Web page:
These cows are often praised for their frequent lactations. Average Friesian cows have around 3.2 lactations in their lifetime, but some are claimed to have had a staggering 12 to 15 lactations from grazing on both upland and lowland pastures. Throughout the average Friesian cow’s lifetime, she will produce about 26,000 liters of milk; however, it may be worth noting that the butterfat content of this milk is usually quite low.
Holsteins have distinctive markings, usually black and white or red and white in colour, typically exhibiting a piebald pattern. On rare occasions, some have both black and red colouring with white. The red factor causes this unique colouring. ‘Blue’ is also a known colour. This colour is produced by white hair mixed with the black hairs giving the cow a bluish tint.
This colouring is also known as ‘blue roan’ in some farm circles. These cows are a breed of large dairy cattle originating in northern Holland and Friesland. But these amazing cattle are now bred and shipped around the world for their amazing milk production.
They have a recognizable pattern of black and white – or sometimes red and white – markings across their hides, with distinct pattern borders throughout.
#5. Great Adaptability
Friesians are suited to the variable Irish climate, with the ability to adapt to continental seasonal changes as well as thrive in hotter North American regions. Chilly Irish winters and the odd heatwave in summer are not known to be problematic for these cattle.
Their achievements have no biological ceiling, and improvements of 1-2% per year are a realistic expectation. Holsteins are equally suited to stabling or grazing environments. They are adaptable to grassland or mixed farming systems. Whether in high or low-lying areas, they do well in a variety of farming situations.
#6. Longer Milking Period
The Holstein Friesian breed is world-renowned for its unparalleled milk production value. 83% of the Australian dairy herd, 94% of the Canadian dairy herd, and 93% of the American dairy herd are Holstein cows. Top producing individuals, milked three times daily, have been known to produce over 30,000 kg of milk in 365 days. Australian Holsteins have an average lactation period of 305 days a year, with up to 18,000 liters of milk per lactation period. Also, their milk content is 3.82% fat and 3.21% protein. 9,256 Australian farmers utilize the Holstein breed.
A female of breed stock gives birth between 23 to 26 months, after an approximate nine-month gestation period. Healthy newborns can weigh over 40 kg at birth. The breed has the highest milk production worldwide. The cattle have great longevity, making them good for farmers who worry about the cost of herd replacements. They have excellent conception rates, with a higher number of calves per lifetime born to Friesians than other cattle of their kind. Heifers should be only impregnated after they have reached 13 months of age, however. Calves are born at a weight of about 45kg on average.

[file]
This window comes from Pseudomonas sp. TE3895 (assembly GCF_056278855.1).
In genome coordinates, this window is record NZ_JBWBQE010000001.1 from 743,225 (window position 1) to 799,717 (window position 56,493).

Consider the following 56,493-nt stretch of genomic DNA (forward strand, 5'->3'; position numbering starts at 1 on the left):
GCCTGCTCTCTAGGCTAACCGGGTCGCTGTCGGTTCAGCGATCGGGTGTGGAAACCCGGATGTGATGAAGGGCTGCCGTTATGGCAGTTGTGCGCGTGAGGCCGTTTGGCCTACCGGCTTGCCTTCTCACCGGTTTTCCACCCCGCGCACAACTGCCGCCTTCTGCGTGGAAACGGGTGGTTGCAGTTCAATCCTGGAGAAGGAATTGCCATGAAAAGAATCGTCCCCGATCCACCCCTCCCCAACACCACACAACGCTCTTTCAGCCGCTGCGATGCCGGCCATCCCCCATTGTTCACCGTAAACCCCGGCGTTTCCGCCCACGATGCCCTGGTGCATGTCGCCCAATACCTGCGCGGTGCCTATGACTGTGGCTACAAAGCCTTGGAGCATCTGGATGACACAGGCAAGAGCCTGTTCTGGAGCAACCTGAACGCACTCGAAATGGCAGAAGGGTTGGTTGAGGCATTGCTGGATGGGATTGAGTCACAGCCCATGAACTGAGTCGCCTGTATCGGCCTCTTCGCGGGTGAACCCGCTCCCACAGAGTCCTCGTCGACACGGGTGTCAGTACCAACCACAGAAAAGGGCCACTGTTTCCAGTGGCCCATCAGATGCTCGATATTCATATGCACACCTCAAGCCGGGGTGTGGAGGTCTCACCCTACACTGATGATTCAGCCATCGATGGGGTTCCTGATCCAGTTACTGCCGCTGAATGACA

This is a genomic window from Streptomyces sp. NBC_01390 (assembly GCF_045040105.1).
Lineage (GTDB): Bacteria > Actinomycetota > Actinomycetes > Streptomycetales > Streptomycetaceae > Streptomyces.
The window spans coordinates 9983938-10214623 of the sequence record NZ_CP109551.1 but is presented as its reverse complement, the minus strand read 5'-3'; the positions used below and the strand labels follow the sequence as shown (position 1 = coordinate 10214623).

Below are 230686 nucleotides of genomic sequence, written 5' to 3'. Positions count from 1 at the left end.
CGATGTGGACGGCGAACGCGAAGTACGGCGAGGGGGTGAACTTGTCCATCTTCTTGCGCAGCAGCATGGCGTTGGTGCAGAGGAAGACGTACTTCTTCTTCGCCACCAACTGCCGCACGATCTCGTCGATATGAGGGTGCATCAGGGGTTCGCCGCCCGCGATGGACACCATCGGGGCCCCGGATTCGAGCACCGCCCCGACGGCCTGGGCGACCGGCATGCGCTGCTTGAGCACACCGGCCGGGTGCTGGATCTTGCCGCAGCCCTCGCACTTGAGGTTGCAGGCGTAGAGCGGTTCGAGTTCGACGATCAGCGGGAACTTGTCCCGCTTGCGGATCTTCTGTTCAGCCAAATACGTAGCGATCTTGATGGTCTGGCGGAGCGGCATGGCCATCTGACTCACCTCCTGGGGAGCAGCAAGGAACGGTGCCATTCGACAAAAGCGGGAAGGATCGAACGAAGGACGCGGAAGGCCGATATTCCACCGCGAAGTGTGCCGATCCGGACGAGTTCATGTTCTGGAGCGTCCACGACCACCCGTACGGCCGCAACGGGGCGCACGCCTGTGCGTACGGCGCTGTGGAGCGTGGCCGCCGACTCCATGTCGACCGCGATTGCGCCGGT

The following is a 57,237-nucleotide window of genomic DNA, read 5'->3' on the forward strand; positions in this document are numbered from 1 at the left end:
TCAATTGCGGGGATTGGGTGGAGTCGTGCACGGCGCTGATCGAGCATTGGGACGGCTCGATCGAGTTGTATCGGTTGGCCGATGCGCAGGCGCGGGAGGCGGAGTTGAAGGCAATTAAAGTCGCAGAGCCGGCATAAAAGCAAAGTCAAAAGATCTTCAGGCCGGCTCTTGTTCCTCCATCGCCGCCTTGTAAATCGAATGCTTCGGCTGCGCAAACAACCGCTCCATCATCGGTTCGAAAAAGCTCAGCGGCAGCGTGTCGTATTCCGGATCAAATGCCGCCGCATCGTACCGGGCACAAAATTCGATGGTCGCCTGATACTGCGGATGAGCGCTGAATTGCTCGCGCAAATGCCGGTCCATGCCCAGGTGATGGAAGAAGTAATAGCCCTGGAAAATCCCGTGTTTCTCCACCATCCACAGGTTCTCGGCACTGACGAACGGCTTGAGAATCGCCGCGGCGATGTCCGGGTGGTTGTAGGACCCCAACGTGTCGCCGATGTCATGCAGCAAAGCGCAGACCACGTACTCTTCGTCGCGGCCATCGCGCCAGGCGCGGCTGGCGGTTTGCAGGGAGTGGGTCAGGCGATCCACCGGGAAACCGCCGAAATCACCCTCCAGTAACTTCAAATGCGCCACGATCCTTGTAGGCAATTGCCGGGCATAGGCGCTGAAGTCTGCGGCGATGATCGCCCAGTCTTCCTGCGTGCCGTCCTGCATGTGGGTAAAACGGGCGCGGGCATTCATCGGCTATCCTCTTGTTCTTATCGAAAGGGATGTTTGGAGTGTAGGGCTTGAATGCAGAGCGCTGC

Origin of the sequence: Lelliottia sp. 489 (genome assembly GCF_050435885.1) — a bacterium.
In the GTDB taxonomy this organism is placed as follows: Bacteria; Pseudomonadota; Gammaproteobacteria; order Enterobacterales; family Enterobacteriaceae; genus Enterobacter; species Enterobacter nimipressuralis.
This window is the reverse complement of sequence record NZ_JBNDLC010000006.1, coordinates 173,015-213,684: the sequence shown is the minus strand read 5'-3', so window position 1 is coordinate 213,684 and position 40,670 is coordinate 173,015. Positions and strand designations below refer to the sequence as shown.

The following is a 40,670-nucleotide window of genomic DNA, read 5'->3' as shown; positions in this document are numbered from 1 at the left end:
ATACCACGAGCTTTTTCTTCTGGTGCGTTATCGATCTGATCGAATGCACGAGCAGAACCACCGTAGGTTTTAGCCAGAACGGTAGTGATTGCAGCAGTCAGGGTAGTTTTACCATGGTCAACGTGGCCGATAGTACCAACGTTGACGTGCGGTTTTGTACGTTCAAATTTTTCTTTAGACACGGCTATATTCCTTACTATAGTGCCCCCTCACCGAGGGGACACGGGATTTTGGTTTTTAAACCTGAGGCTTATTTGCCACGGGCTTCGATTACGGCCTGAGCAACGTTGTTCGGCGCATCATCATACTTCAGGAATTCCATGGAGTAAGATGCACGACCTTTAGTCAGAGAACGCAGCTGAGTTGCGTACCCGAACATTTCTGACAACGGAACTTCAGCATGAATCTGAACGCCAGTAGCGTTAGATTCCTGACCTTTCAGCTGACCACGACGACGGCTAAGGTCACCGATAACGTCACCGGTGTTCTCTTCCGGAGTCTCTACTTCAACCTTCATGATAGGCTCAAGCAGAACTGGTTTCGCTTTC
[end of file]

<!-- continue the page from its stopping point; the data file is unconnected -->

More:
Holsteins are the most valued of the cattle breeds and for good reason. The cow dominates the dairy industry in number and output across the globe, from Europe to China to America. Their long pedigree and specialized breeding make them a profitable investment for dairy farmers.
Artificial Insemination Of The Holstein Friesians Breed
Artificial insemination technology has contributed greatly to the improvement of the Holstein breed. Since the 1940s, AI has grown into an efficient and reliable breeding method. Today, the majority of Holstein births are the result of artificial insemination.
Due to AI technology, a single prize bull can father 50,000 female calves. Genetic tracking makes it easy to predict performance and quality in future offspring of any given sire. Genetic refinement and testing also allow for dairy producers to evaluate the genetic potential in their stock at a very early age. This then helps them to make educated decisions on breeding pairs, which results in better offspring.
These genetic improvements help target desirable traits in the breed, such as heartiness, body size, and production levels. AI can also help target and spread specific positive attributes depending on if the calves are intended for the dairy or beef industry.